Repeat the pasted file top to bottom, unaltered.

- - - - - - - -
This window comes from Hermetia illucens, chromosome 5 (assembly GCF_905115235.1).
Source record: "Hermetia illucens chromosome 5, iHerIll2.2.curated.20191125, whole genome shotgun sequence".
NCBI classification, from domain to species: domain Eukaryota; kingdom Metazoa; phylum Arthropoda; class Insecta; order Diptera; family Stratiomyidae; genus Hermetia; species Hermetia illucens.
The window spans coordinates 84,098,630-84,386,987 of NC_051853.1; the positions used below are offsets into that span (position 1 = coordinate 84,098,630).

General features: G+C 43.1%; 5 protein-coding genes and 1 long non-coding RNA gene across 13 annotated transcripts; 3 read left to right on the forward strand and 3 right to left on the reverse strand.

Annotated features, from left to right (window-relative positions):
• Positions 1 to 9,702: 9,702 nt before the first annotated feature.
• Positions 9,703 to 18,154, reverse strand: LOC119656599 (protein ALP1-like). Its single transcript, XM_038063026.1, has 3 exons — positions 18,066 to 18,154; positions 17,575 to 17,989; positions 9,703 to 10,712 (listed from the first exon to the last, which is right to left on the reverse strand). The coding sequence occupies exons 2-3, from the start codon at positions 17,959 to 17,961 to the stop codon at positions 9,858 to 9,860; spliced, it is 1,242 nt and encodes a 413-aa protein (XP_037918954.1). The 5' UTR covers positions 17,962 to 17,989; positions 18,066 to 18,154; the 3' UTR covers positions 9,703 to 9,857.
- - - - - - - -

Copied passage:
This window comes from Hermetia illucens, chromosome 5 (assembly GCF_905115235.1).
Source record: "Hermetia illucens chromosome 5, iHerIll2.2.curated.20191125, whole genome shotgun sequence".
NCBI classification, from domain to species: domain Eukaryota; kingdom Metazoa; phylum Arthropoda; class Insecta; order Diptera; family Stratiomyidae; genus Hermetia; species Hermetia illucens.
The window spans coordinates 84,098,630-84,386,987 of NC_051853.1; the positions used below are offsets into that span (position 1 = coordinate 84,098,630).

General features: G+C 43.1%; 5 protein-coding genes and 1 long non-coding RNA gene across 13 annotated transcripts; 3 read left to right on the forward strand and 3 right to left on the reverse strand.

Annotated features, from left to right (window-relative positions):
• Positions 1 to 9,702: 9,702 nt before the first annotated feature.
• Positions 9,703 to 18,154, reverse strand: LOC119656599 (protein ALP1-like). Its single transcript, XM_038063026.1, has 3 exons — positions 18,066 to 18,154; positions 17,575 to 17,989; positions 9,703 to 10,712 (listed from the first exon to the last, which is right to left on the reverse strand). The coding sequence occupies exons 2-3, from the start codon at positions 17,959 to 17,961 to the stop codon at positions 9,858 to 9,860; spliced, it is 1,242 nt and encodes a 413-aa protein (XP_037918954.1). The 5' UTR covers positions 17,962 to 17,989; positions 18,066 to 18,154; the 3' UTR covers positions 9,703 to 9,857.